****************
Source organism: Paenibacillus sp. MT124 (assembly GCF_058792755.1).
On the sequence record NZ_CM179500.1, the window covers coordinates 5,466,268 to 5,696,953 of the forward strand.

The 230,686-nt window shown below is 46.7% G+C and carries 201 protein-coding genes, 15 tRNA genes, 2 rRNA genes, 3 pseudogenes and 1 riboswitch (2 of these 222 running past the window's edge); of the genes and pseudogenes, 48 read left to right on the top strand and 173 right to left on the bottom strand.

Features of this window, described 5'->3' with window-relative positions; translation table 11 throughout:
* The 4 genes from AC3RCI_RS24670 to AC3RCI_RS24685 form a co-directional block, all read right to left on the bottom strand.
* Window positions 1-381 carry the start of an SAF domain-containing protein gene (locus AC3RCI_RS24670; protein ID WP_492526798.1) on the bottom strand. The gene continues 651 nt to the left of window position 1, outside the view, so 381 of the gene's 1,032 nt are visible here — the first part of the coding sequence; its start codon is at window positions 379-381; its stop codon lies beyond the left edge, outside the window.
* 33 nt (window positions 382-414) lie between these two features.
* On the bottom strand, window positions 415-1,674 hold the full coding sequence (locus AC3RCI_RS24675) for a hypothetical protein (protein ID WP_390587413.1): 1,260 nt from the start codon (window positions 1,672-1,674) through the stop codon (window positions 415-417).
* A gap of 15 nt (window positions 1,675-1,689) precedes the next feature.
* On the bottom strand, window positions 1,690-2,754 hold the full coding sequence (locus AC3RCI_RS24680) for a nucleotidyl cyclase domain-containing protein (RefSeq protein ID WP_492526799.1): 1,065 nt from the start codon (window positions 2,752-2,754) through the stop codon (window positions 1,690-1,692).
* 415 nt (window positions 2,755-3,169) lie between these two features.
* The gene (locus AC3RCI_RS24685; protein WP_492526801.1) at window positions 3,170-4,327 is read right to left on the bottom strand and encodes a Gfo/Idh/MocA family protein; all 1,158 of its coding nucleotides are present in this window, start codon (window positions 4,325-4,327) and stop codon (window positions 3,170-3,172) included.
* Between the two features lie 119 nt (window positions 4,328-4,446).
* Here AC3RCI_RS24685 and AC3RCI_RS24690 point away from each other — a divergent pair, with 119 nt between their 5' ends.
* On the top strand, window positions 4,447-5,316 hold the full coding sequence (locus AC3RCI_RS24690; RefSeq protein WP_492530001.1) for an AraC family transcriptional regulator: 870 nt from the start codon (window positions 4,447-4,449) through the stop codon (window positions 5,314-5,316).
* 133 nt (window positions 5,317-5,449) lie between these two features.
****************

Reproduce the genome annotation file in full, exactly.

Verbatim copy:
Source organism: Paenibacillus sp. MT124 (assembly GCF_058792755.1).
On the sequence record NZ_CM179500.1, the window covers coordinates 5,466,268 to 5,696,953 of the forward strand.

The 230,686-nt window shown below is 46.7% G+C and carries 201 protein-coding genes, 15 tRNA genes, 2 rRNA genes, 3 pseudogenes and 1 riboswitch (2 of these 222 running past the window's edge); of the genes and pseudogenes, 48 read left to right on the top strand and 173 right to left on the bottom strand.

Features of this window, described 5'->3' with window-relative positions; translation table 11 throughout:
* The 4 genes from AC3RCI_RS24670 to AC3RCI_RS24685 form a co-directional block, all read right to left on the bottom strand.
* Window positions 1-381 carry the start of an SAF domain-containing protein gene (locus AC3RCI_RS24670; protein ID WP_492526798.1) on the bottom strand. The gene continues 651 nt to the left of window position 1, outside the view, so 381 of the gene's 1,032 nt are visible here — the first part of the coding sequence; its start codon is at window positions 379-381; its stop codon lies beyond the left edge, outside the window.
* 33 nt (window positions 382-414) lie between these two features.
* On the bottom strand, window positions 415-1,674 hold the full coding sequence (locus AC3RCI_RS24675) for a hypothetical protein (protein ID WP_390587413.1): 1,260 nt from the start codon (window positions 1,672-1,674) through the stop codon (window positions 415-417).
* A gap of 15 nt (window positions 1,675-1,689) precedes the next feature.
* On the bottom strand, window positions 1,690-2,754 hold the full coding sequence (locus AC3RCI_RS24680) for a nucleotidyl cyclase domain-containing protein (RefSeq protein ID WP_492526799.1): 1,065 nt from the start codon (window positions 2,752-2,754) through the stop codon (window positions 1,690-1,692).
* 415 nt (window positions 2,755-3,169) lie between these two features.
* The gene (locus AC3RCI_RS24685; protein WP_492526801.1) at window positions 3,170-4,327 is read right to left on the bottom strand and encodes a Gfo/Idh/MocA family protein; all 1,158 of its coding nucleotides are present in this window, start codon (window positions 4,325-4,327) and stop codon (window positions 3,170-3,172) included.
* Between the two features lie 119 nt (window positions 4,328-4,446).
* Here AC3RCI_RS24685 and AC3RCI_RS24690 point away from each other — a divergent pair, with 119 nt between their 5' ends.
* On the top strand, window positions 4,447-5,316 hold the full coding sequence (locus AC3RCI_RS24690; RefSeq protein WP_492530001.1) for an AraC family transcriptional regulator: 870 nt from the start codon (window positions 4,447-4,449) through the stop codon (window positions 5,314-5,316).
* 133 nt (window positions 5,317-5,449) lie between these two features.